Rebecca Crews, Singer and Wife of Actor Terry Crews, Shares Breast Cancer Journey

Crews, 54, underwent a double mastectomy right before the coronavirus outbreak was declared a pandemic

Rebecca Crews
Photo: Piper Ferguson

Over the past few weeks, as the world plunged into the coronavirus pandemic, Rebecca Crews — singer and wife of actor Terry Crews — faced another terrifying health scare: cancer.

Crews, 54, was diagnosed with Stage 1 Breast Cancer only a few weeks ago. In that time, she’s already undergone a double mastectomy and reconstructive surgery.

“Though it was Stage 1, you’re overwhelmed with fear, like cancer is this all-consuming, all-powerful evil entity,” she tells PEOPLE.

Now cancer-free and resting at home in Pasadena, California, Crews opened up to PEOPLE about surviving cancer and what it’s taught her.

Rebecca Crews
Amy Sussman/E! Entertainment/NBCU Photo Bank

Her journey began about 12 years ago, when she had a radial scar — a small, pre-cancerous lump — removed from her right breast. Her mother had a small, cancerous lump removed from her breast last year. Aside from that, Crews says, nobody in her family had a history of cancer.

Still, out of caution, Crews has always requested both a mammogram and ultrasound during her annual physicals.

She was in high spirits heading into her most recent checkup a few weeks ago. Even though her mammogram came back clear, Crews insisted she have an ultrasound conducted on her breasts as well. “I had this gut feeling, like, ‘Better safe than sorry,’ ” she recalls.

That ultrasound revealed a small, swollen lump in her right breast, which required a biopsy.

Laying on the examination table, Crews says she felt eerily calm. “I just thought to myself, ‘Okay, if they find something, Rebecca, just cut it off and reconstruct it,’ ” she says.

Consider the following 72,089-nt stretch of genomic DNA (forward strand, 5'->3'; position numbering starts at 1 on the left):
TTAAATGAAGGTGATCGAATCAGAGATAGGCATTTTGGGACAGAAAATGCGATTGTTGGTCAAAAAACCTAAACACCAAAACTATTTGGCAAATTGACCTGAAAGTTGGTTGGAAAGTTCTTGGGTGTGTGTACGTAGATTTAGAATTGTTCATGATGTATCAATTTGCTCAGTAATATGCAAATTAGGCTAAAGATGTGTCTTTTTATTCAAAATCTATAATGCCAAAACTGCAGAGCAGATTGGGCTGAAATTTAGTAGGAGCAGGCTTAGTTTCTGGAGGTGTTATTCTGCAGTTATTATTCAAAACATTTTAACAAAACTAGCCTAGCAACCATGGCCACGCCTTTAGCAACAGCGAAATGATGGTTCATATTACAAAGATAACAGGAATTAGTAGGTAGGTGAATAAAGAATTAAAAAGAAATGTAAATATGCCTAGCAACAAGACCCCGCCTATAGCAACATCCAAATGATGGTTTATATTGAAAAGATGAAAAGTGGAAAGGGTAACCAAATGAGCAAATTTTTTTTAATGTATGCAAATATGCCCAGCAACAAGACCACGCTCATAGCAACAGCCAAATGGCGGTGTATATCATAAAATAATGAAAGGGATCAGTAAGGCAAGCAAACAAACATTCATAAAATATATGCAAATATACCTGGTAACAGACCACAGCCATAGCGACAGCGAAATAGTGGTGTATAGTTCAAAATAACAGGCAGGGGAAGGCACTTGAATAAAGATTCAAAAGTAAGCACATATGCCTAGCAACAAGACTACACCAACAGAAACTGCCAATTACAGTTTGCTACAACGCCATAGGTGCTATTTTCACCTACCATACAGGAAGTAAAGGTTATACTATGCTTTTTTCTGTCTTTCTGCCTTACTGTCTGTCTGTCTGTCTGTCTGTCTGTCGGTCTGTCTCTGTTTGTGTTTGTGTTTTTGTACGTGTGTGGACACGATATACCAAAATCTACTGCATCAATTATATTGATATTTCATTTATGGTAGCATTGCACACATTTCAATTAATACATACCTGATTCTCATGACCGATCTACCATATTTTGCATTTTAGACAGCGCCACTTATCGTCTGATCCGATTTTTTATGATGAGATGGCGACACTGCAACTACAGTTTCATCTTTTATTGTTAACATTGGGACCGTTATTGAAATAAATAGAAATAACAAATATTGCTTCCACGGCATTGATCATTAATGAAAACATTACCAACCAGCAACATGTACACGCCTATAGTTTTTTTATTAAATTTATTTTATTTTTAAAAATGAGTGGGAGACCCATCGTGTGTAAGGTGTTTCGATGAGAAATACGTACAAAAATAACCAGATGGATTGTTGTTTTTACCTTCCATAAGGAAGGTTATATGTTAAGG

Crews then had to wait for her biopsy results as the tissue was tested for cancer.

Crews was sitting in her driveway when she got the call. “After the call I had this clear vision of myself stepping through a door, and on the other side of this door, the sun was shining brightly and I was very happy,” she recalls. “I just had this sense that I was going to be okay.”

Terry was the first person she told. The America’s Got Talent host, 51, was working out in the couple’s home gym when she approached him with the news.

“My husband has watched me go through a lot, but the look on his face … he looked at me like I was going to die,” she says. “He told me it felt like his insides were melting. I said, ‘I need you to be strong for me,’ and he said, ‘Okay’ and hugged me, but I think he needed that hug.”

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Crews underwent surgery March 3rd — one of the few days Terry had off from his busy work schedule — so he was able to join her at the hospital along with her pastor, Marguerite Reeve, and best friend from college, Muriel. “They’re my Holy Trinity,” Crews jokes.

Since Crews elected to have a double mastectomy, all cancerous and precancerous lumps were removed, so she did not have to undergo radiation treatment.

However, since the coronavirus pandemic hit, Crews has faced unexpected challenges in her recovery, such as a compromised immune system and risky follow-up appointments.

About a week ago, she had to visit the Beverly Hills office of her reconstructive surgeon, Dr. Leif Rogers, to remove the tubes draining fluid from her chest post-surgery.

She adds that it’s been hard to differentiate between symptoms of post-mastectomy pain and coronavirus, as both conditions create pressure in the chest. “I’ve been so nervous, too, because a couple times I’ve woken up in the middle of the night with trouble breathing and thought, ‘Oh no,’ ” she says.

Terry has been taking care of Crews as she recovers at home. “I have to give him his props because he’s been cooking for me, helping me bathe, and just really stepping up,” Crews says. “I tease him all the time, I’m like, Did I have to get cancer to be treated like this?!’ ”

Rebecca Crews

He’s been doing all the grocery shopping, and Rebecca is sleeping in the guest room as an extra precaution, she says.

The couple, like many others throughout the country, are practicing social distancing at home during the pandemic with their two youngest kids: Wynfrey, 17, and Isiah, 14.

Crews says they’ve found ways to re-connect and step away from their phones as they “hunker down,” like playing board games.

She’s also using the quiet time at home to reflect on her whirlwind cancer journey and adopt a healthier lifestyle, like eating less sugar and dairy.

“I’m doing a little soul searching and asking myself what’s important to me,” she says. But other than that … my life is in a good balance, and I have so many happy, exciting things to focus on.”

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